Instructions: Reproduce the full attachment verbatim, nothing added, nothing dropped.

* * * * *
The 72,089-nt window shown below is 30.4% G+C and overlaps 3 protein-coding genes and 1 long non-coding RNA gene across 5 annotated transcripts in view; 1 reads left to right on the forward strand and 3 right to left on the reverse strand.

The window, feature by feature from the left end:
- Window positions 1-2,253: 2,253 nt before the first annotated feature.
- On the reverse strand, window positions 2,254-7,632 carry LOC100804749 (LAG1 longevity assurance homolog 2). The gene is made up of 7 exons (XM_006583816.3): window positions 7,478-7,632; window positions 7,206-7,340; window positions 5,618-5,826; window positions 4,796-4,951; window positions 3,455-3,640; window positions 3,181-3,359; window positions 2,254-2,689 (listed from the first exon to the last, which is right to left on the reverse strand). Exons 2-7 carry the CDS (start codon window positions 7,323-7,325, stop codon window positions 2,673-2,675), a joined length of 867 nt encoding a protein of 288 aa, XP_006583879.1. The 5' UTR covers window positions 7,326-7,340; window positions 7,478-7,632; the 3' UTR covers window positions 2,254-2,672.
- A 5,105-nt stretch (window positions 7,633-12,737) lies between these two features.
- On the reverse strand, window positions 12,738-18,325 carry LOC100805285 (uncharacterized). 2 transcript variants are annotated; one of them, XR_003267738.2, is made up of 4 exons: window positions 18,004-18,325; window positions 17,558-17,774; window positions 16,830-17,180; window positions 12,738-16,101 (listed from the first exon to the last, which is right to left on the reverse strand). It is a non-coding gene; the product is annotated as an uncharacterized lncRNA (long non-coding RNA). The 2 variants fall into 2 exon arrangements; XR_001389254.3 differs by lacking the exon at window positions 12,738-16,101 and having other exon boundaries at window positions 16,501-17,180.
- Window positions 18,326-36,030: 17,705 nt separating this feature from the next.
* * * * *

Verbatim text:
The 72,089-nt window shown below is 30.4% G+C and overlaps 3 protein-coding genes and 1 long non-coding RNA gene across 5 annotated transcripts in view; 1 reads left to right on the forward strand and 3 right to left on the reverse strand.

The window, feature by feature from the left end:
- Window positions 1-2,253: 2,253 nt before the first annotated feature.
- On the reverse strand, window positions 2,254-7,632 carry LOC100804749 (LAG1 longevity assurance homolog 2). The gene is made up of 7 exons (XM_006583816.3): window positions 7,478-7,632; window positions 7,206-7,340; window positions 5,618-5,826; window positions 4,796-4,951; window positions 3,455-3,640; window positions 3,181-3,359; window positions 2,254-2,689 (listed from the first exon to the last, which is right to left on the reverse strand). Exons 2-7 carry the CDS (start codon window positions 7,323-7,325, stop codon window positions 2,673-2,675), a joined length of 867 nt encoding a protein of 288 aa, XP_006583879.1. The 5' UTR covers window positions 7,326-7,340; window positions 7,478-7,632; the 3' UTR covers window positions 2,254-2,672.
- A 5,105-nt stretch (window positions 7,633-12,737) lies between these two features.
- On the reverse strand, window positions 12,738-18,325 carry LOC100805285 (uncharacterized). 2 transcript variants are annotated; one of them, XR_003267738.2, is made up of 4 exons: window positions 18,004-18,325; window positions 17,558-17,774; window positions 16,830-17,180; window positions 12,738-16,101 (listed from the first exon to the last, which is right to left on the reverse strand). It is a non-coding gene; the product is annotated as an uncharacterized lncRNA (long non-coding RNA). The 2 variants fall into 2 exon arrangements; XR_001389254.3 differs by lacking the exon at window positions 12,738-16,101 and having other exon boundaries at window positions 16,501-17,180.
- Window positions 18,326-36,030: 17,705 nt separating this feature from the next.